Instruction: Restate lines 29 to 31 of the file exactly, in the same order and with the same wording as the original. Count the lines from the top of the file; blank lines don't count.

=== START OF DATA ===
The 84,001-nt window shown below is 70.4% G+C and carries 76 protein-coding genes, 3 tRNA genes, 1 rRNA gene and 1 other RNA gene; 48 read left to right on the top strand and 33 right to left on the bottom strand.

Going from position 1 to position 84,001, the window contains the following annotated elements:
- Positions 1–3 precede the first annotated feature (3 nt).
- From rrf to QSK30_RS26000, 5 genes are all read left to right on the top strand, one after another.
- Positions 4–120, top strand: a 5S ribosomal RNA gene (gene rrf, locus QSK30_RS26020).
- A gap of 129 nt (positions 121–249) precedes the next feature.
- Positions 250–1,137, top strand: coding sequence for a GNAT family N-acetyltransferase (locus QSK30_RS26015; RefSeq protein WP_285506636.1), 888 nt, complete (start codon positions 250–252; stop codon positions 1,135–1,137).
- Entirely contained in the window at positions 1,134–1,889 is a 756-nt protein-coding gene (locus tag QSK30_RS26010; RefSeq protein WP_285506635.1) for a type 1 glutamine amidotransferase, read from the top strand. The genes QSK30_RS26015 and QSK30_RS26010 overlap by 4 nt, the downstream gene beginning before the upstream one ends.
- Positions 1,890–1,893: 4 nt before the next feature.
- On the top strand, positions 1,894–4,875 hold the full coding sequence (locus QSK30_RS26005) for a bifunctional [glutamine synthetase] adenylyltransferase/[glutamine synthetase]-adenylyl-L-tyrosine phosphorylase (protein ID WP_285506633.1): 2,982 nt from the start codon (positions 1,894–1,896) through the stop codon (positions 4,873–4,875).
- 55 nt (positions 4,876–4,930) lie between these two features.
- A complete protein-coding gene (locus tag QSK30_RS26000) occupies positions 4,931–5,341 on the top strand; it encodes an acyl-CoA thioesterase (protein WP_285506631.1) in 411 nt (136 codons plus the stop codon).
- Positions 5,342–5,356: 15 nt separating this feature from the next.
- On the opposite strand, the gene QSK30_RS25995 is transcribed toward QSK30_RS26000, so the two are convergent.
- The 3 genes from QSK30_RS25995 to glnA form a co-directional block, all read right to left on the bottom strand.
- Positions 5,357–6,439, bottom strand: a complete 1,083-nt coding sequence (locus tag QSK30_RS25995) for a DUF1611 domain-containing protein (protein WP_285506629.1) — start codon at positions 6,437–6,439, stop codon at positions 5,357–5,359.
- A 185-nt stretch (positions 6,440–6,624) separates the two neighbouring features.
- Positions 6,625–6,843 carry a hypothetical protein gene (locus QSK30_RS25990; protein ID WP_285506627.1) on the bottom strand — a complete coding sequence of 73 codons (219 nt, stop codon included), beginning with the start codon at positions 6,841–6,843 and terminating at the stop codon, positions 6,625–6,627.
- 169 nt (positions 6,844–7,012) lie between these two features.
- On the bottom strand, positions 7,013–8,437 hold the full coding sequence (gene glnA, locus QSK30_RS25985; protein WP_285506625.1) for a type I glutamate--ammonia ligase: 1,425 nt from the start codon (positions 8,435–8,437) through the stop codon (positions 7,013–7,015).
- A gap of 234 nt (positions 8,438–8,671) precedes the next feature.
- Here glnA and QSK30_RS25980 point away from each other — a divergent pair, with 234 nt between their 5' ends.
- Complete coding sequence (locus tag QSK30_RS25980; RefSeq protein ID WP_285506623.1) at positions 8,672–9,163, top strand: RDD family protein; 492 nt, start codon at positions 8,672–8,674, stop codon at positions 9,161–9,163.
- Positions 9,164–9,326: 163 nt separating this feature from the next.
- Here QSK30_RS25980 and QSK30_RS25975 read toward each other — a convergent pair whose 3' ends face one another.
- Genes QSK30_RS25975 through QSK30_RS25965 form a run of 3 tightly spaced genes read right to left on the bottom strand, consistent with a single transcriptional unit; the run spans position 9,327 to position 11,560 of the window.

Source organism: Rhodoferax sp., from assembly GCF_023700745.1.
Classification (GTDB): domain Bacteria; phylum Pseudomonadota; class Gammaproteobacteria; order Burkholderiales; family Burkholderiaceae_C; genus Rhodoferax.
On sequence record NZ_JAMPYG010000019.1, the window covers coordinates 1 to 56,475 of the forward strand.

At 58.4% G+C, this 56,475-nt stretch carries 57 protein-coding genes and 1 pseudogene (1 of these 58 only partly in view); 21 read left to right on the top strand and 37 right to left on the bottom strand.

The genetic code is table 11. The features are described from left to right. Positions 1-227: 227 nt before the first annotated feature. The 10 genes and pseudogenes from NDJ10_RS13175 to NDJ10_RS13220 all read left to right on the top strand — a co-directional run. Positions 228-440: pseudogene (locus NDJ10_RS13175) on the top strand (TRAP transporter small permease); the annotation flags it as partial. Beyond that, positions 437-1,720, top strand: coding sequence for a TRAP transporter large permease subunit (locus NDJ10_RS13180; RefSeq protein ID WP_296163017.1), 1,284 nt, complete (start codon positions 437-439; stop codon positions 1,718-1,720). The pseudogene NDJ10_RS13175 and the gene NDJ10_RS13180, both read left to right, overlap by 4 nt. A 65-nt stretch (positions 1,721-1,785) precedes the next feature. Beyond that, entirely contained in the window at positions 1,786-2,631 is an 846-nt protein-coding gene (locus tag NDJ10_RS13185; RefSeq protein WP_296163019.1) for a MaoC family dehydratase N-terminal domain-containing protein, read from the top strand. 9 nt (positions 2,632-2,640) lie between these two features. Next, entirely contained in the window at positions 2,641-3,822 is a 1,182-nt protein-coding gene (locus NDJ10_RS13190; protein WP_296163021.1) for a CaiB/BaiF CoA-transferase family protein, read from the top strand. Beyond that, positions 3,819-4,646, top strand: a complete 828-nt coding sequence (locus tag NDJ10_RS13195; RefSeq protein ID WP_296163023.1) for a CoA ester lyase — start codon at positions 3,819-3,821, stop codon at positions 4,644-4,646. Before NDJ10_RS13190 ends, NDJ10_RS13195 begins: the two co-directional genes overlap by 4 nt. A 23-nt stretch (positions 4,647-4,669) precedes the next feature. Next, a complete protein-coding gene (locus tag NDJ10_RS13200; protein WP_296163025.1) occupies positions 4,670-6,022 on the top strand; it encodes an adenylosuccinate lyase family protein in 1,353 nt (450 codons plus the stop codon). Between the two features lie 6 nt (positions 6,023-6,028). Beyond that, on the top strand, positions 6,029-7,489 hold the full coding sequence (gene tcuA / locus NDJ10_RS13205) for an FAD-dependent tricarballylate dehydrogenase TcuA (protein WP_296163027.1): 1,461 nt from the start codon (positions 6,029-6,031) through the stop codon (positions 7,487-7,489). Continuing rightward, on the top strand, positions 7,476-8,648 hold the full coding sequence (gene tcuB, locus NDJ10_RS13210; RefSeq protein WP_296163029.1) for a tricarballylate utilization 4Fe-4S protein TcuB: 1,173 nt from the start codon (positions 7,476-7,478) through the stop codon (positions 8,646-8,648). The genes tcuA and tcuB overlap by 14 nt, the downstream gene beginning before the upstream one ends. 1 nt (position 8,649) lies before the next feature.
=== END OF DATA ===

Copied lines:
On sequence record NZ_JAMPYG010000019.1, the window covers coordinates 1 to 56,475 of the forward strand.

At 58.4% G+C, this 56,475-nt stretch carries 57 protein-coding genes and 1 pseudogene (1 of these 58 only partly in view); 21 read left to right on the top strand and 37 right to left on the bottom strand.

The genetic code is table 11. The features are described from left to right. Positions 1-227: 227 nt before the first annotated feature. The 10 genes and pseudogenes from NDJ10_RS13175 to NDJ10_RS13220 all read left to right on the top strand — a co-directional run. Positions 228-440: pseudogene (locus NDJ10_RS13175) on the top strand (TRAP transporter small permease); the annotation flags it as partial. Beyond that, positions 437-1,720, top strand: coding sequence for a TRAP transporter large permease subunit (locus NDJ10_RS13180; RefSeq protein ID WP_296163017.1), 1,284 nt, complete (start codon positions 437-439; stop codon positions 1,718-1,720). The pseudogene NDJ10_RS13175 and the gene NDJ10_RS13180, both read left to right, overlap by 4 nt. A 65-nt stretch (positions 1,721-1,785) precedes the next feature. Beyond that, entirely contained in the window at positions 1,786-2,631 is an 846-nt protein-coding gene (locus tag NDJ10_RS13185; RefSeq protein WP_296163019.1) for a MaoC family dehydratase N-terminal domain-containing protein, read from the top strand. 9 nt (positions 2,632-2,640) lie between these two features. Next, entirely contained in the window at positions 2,641-3,822 is a 1,182-nt protein-coding gene (locus NDJ10_RS13190; protein WP_296163021.1) for a CaiB/BaiF CoA-transferase family protein, read from the top strand. Beyond that, positions 3,819-4,646, top strand: a complete 828-nt coding sequence (locus tag NDJ10_RS13195; RefSeq protein ID WP_296163023.1) for a CoA ester lyase — start codon at positions 3,819-3,821, stop codon at positions 4,644-4,646. Before NDJ10_RS13190 ends, NDJ10_RS13195 begins: the two co-directional genes overlap by 4 nt. A 23-nt stretch (positions 4,647-4,669) precedes the next feature. Next, a complete protein-coding gene (locus tag NDJ10_RS13200; protein WP_296163025.1) occupies positions 4,670-6,022 on the top strand; it encodes an adenylosuccinate lyase family protein in 1,353 nt (450 codons plus the stop codon). Between the two features lie 6 nt (positions 6,023-6,028). Beyond that, on the top strand, positions 6,029-7,489 hold the full coding sequence (gene tcuA / locus NDJ10_RS13205) for an FAD-dependent tricarballylate dehydrogenase TcuA (protein WP_296163027.1): 1,461 nt from the start codon (positions 6,029-6,031) through the stop codon (positions 7,487-7,489). Continuing rightward, on the top strand, positions 7,476-8,648 hold the full coding sequence (gene tcuB, locus NDJ10_RS13210; RefSeq protein WP_296163029.1) for a tricarballylate utilization 4Fe-4S protein TcuB: 1,173 nt from the start codon (positions 7,476-7,478) through the stop codon (positions 8,646-8,648). The genes tcuA and tcuB overlap by 14 nt, the downstream gene beginning before the upstream one ends. 1 nt (position 8,649) lies before the next feature.